To accommodate the Internet of Things and let enterprises truly benefit from the promises it brings, companies must carefully consider which IoT battery is used in their applications.
An inside look at IoT battery options
Chemical batteries -- lithium, alkaline or lead acid -- convert chemical energy to electrical energy. A chemical reaction causes electrical ions to flow from the negative terminal (anode) to the positive terminal (cathode) of the battery through some kind of electrolyte. To recharge the battery, that flow is reversed and thus converts electricity back to a chemical form.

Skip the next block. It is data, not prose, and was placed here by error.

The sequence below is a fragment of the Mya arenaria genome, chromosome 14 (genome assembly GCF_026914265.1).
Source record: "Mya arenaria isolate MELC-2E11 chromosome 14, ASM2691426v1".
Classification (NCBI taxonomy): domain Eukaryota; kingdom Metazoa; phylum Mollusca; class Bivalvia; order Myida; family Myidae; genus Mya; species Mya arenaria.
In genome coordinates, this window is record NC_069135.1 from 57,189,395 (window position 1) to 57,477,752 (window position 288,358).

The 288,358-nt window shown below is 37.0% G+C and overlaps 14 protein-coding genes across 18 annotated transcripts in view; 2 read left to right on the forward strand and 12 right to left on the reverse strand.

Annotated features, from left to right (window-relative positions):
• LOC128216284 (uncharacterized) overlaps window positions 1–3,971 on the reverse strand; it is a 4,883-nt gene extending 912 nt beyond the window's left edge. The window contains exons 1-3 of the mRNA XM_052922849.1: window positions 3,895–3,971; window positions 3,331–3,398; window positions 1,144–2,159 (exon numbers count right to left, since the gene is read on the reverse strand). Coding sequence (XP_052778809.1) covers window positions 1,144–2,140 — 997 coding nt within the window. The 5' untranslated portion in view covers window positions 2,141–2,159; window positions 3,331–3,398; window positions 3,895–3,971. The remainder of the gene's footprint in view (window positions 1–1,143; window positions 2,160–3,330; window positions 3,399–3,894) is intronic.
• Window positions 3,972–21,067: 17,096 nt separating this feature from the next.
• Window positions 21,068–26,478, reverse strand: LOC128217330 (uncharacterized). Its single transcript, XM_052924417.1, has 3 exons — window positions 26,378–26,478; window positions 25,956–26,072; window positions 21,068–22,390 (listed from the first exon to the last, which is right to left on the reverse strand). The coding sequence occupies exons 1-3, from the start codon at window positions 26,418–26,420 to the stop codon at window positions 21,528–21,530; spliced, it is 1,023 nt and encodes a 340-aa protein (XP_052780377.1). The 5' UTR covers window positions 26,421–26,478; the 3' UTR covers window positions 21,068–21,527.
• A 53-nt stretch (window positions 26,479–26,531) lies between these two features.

Lithium is the lightest metal and has the greatest power per weight ratio (called energy density, expressed in watts per hour per gram) of any chemical battery, thus making it suitable for items that are small, such as watches and IoT sensors. However, lithium-based batteries have some inherent problems, the major one being that lithium is volatile and can catch fire.
Alkaline batteries are a much older technology. They are the round, cylindrical batteries you have likely used for years. The electrolyte in an alkaline battery is manganese dioxide.